President Bush has threatened to veto, as early as today, a bill said essentially to overturn his stem cell policy. The Senate also passed two other bills (both sponsored by Rick Santorum), one intended to prevent the use of embryos generated specifically for research and the other intended to encourage research into alternative sources of pluripotent stem cells.
The House passed two of the three bills, failing however to assemble the 2/3 majority necessary under the expedited suspension of rules calendar to pass the alternative sources bill.
The Democrats seem to think that this will be an issue in the fall elections, and that the alternative bill is simply political cover. Their hackneyed line will be: "Republicans are anti-science." While this is easier to understand than the more nuanced conservative position, discussed here and here, Im not convinced that it will produce the political advantage Democrats expect.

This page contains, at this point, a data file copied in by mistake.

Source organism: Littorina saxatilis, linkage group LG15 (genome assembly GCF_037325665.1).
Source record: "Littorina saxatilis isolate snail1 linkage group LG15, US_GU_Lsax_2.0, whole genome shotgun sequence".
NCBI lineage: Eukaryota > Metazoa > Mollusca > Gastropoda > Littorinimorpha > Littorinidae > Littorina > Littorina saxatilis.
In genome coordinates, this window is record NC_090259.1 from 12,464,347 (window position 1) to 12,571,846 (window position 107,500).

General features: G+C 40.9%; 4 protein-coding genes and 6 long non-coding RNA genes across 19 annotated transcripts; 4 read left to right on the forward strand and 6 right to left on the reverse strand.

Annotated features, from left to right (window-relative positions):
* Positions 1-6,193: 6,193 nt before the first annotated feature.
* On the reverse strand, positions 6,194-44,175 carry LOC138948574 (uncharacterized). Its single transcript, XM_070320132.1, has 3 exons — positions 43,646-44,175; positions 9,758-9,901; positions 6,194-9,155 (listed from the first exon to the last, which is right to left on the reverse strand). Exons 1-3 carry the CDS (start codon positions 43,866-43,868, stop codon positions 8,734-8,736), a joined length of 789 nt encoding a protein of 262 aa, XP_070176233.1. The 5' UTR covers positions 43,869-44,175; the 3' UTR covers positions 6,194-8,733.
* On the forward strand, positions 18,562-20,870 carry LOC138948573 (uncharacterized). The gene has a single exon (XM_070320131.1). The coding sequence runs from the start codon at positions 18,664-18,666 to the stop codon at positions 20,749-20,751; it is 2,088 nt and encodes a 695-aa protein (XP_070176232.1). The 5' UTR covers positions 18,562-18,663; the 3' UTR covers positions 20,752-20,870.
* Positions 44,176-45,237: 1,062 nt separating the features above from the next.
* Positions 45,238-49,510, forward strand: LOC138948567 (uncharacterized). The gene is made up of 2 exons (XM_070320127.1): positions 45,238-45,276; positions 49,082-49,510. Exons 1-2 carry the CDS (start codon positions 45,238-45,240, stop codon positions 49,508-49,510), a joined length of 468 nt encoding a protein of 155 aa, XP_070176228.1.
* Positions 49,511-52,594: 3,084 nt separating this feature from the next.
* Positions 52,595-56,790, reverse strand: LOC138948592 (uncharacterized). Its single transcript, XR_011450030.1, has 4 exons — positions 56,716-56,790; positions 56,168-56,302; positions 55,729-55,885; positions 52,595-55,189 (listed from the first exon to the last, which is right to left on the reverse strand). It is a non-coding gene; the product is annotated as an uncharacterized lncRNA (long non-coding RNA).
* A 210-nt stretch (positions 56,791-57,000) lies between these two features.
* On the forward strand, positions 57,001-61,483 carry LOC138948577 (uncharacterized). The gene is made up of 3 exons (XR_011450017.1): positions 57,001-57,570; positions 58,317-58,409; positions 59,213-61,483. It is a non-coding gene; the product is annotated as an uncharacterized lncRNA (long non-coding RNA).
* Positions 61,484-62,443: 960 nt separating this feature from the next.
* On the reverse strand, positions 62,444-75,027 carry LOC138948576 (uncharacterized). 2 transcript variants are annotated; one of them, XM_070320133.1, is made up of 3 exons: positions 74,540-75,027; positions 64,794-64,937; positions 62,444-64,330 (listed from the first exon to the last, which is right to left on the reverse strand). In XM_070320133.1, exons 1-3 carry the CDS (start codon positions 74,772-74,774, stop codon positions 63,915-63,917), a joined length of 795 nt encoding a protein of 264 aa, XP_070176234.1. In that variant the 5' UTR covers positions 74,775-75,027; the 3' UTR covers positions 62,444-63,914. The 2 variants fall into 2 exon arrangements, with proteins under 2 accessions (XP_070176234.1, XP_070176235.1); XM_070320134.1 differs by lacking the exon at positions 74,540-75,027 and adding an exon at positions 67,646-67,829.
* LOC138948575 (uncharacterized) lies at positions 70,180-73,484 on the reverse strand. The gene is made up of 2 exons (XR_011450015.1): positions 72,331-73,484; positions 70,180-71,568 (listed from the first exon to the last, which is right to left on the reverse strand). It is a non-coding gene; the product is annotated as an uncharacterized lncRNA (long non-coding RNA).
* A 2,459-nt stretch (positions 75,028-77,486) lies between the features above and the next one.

This piece makes an interesting point about House Democratic opposition to Santorum’s bill:
This latest attack on other ways to pursue stem-cell research reveals a new and more intolerant side to the ideology of the embryonic-stem-cell campaign. Now it is not enough to include embryo destruction in the category of acceptable biomedical research — one must wed oneself to embryo destruction, forsaking all other avenues. One must insist that stem-cell research must not move forward to advance knowledge or treat diseases unless it involves destroying human life. This is a dark and narrow vision of science that sets it directly at odds with morality and common sense. In the end, it is as anti-science as it is anti-life. Reps. Castle and DeGette may have won a temporary procedural victory in the stem-cell debate. But they have revealed a very dark and narrow side to the pro-embryo-research campaign that should not please patients wanting cures, concerned Americans wanting ethical restraint on science, or constituents seeking common sense on contentious issues.